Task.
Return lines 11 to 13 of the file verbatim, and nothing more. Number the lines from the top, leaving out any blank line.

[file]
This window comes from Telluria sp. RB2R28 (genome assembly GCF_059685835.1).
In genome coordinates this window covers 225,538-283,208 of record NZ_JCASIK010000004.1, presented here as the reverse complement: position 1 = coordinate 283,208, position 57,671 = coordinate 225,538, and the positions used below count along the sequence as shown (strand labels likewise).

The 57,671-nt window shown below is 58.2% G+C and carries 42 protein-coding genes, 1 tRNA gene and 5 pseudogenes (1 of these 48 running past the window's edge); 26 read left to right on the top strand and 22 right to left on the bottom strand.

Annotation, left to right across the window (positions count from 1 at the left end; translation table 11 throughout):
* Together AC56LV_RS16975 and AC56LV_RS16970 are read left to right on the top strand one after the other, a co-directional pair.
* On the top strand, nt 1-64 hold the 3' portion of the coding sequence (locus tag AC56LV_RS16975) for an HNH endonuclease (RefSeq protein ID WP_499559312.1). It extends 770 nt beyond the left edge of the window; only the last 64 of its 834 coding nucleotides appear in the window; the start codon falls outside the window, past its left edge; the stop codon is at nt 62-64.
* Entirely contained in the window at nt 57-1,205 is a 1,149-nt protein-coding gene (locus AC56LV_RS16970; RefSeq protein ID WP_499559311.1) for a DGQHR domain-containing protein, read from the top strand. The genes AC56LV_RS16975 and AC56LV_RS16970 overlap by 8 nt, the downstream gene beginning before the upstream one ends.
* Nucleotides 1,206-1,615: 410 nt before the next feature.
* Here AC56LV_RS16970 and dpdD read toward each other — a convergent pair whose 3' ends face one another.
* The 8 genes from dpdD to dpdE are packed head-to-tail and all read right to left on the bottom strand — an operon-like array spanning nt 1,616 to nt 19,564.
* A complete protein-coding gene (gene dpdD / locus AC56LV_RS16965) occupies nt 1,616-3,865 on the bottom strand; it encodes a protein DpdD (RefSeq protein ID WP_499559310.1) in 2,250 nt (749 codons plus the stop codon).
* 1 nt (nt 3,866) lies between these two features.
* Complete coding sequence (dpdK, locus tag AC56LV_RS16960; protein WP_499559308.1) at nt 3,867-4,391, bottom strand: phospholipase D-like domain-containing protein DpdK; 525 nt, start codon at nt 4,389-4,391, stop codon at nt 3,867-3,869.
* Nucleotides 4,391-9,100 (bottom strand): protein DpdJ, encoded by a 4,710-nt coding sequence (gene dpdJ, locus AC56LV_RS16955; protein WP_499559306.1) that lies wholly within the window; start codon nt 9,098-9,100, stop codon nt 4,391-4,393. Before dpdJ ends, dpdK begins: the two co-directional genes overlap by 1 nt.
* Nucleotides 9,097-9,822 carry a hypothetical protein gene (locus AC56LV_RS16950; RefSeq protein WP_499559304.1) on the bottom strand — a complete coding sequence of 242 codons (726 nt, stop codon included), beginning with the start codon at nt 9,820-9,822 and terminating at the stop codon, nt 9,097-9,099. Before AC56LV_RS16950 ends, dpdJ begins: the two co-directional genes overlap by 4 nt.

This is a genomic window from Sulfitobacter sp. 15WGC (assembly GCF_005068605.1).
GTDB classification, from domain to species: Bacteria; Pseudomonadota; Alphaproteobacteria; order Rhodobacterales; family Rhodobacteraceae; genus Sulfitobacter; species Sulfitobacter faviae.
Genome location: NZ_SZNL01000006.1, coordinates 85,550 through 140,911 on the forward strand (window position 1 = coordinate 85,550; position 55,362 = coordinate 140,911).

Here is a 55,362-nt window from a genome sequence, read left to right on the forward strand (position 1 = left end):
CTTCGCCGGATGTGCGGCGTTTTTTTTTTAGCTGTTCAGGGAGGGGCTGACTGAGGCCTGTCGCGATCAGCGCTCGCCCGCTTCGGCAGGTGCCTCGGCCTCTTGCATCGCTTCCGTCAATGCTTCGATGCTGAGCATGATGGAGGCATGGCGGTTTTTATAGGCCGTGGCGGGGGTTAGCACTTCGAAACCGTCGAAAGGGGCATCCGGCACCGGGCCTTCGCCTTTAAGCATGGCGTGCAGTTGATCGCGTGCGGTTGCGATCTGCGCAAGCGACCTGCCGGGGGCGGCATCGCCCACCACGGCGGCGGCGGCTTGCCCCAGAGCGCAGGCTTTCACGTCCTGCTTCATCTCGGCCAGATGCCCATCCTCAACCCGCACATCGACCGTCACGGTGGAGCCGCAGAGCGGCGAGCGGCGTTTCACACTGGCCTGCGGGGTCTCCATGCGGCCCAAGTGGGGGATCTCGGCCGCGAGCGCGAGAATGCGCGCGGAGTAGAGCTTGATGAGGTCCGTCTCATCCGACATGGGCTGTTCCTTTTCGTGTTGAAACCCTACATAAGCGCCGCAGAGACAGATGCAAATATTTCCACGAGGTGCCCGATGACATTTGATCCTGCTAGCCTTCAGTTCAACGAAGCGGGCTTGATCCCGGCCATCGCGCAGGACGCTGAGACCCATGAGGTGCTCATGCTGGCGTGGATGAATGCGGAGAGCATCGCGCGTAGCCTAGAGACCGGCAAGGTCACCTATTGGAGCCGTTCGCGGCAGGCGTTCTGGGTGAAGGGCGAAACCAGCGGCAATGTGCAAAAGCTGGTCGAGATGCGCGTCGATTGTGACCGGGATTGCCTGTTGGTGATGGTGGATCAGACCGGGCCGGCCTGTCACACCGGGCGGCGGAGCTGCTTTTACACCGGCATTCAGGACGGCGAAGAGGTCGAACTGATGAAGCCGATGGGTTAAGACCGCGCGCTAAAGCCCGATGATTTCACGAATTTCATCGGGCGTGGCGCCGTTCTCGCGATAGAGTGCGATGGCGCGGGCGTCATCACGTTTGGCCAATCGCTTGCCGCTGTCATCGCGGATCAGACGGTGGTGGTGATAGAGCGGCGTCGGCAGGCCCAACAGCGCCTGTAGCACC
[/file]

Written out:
* A complete protein-coding gene (gene dpdD / locus AC56LV_RS16965) occupies nt 1,616-3,865 on the bottom strand; it encodes a protein DpdD (RefSeq protein ID WP_499559310.1) in 2,250 nt (749 codons plus the stop codon).
* 1 nt (nt 3,866) lies between these two features.
* Complete coding sequence (dpdK, locus tag AC56LV_RS16960; protein WP_499559308.1) at nt 3,867-4,391, bottom strand: phospholipase D-like domain-containing protein DpdK; 525 nt, start codon at nt 4,389-4,391, stop codon at nt 3,867-3,869.